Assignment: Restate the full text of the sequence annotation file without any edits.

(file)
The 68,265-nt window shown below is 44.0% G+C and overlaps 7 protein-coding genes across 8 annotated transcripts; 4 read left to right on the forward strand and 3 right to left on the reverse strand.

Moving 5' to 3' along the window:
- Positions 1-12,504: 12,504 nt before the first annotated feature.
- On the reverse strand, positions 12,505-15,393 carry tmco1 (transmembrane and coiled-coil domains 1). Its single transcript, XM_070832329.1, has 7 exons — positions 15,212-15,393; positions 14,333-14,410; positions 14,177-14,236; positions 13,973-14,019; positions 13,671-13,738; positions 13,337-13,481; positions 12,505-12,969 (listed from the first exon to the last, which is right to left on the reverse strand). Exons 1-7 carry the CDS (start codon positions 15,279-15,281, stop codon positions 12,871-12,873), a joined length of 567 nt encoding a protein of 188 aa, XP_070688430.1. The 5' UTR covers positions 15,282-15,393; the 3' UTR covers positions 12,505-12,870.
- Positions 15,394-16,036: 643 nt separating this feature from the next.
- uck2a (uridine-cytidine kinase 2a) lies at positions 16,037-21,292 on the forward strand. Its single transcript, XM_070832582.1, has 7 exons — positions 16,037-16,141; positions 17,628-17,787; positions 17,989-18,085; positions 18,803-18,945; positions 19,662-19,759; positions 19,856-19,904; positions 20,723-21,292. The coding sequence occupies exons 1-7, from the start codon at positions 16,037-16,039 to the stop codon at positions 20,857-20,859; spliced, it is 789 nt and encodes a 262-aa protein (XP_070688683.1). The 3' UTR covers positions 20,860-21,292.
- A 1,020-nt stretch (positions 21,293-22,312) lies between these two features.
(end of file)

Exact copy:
The 68,265-nt window shown below is 44.0% G+C and overlaps 7 protein-coding genes across 8 annotated transcripts; 4 read left to right on the forward strand and 3 right to left on the reverse strand.

Moving 5' to 3' along the window:
- Positions 1-12,504: 12,504 nt before the first annotated feature.
- On the reverse strand, positions 12,505-15,393 carry tmco1 (transmembrane and coiled-coil domains 1). Its single transcript, XM_070832329.1, has 7 exons — positions 15,212-15,393; positions 14,333-14,410; positions 14,177-14,236; positions 13,973-14,019; positions 13,671-13,738; positions 13,337-13,481; positions 12,505-12,969 (listed from the first exon to the last, which is right to left on the reverse strand). Exons 1-7 carry the CDS (start codon positions 15,279-15,281, stop codon positions 12,871-12,873), a joined length of 567 nt encoding a protein of 188 aa, XP_070688430.1. The 5' UTR covers positions 15,282-15,393; the 3' UTR covers positions 12,505-12,870.
- Positions 15,394-16,036: 643 nt separating this feature from the next.
- uck2a (uridine-cytidine kinase 2a) lies at positions 16,037-21,292 on the forward strand. Its single transcript, XM_070832582.1, has 7 exons — positions 16,037-16,141; positions 17,628-17,787; positions 17,989-18,085; positions 18,803-18,945; positions 19,662-19,759; positions 19,856-19,904; positions 20,723-21,292. The coding sequence occupies exons 1-7, from the start codon at positions 16,037-16,039 to the stop codon at positions 20,857-20,859; spliced, it is 789 nt and encodes a 262-aa protein (XP_070688683.1). The 3' UTR covers positions 20,860-21,292.
- A 1,020-nt stretch (positions 21,293-22,312) lies between these two features.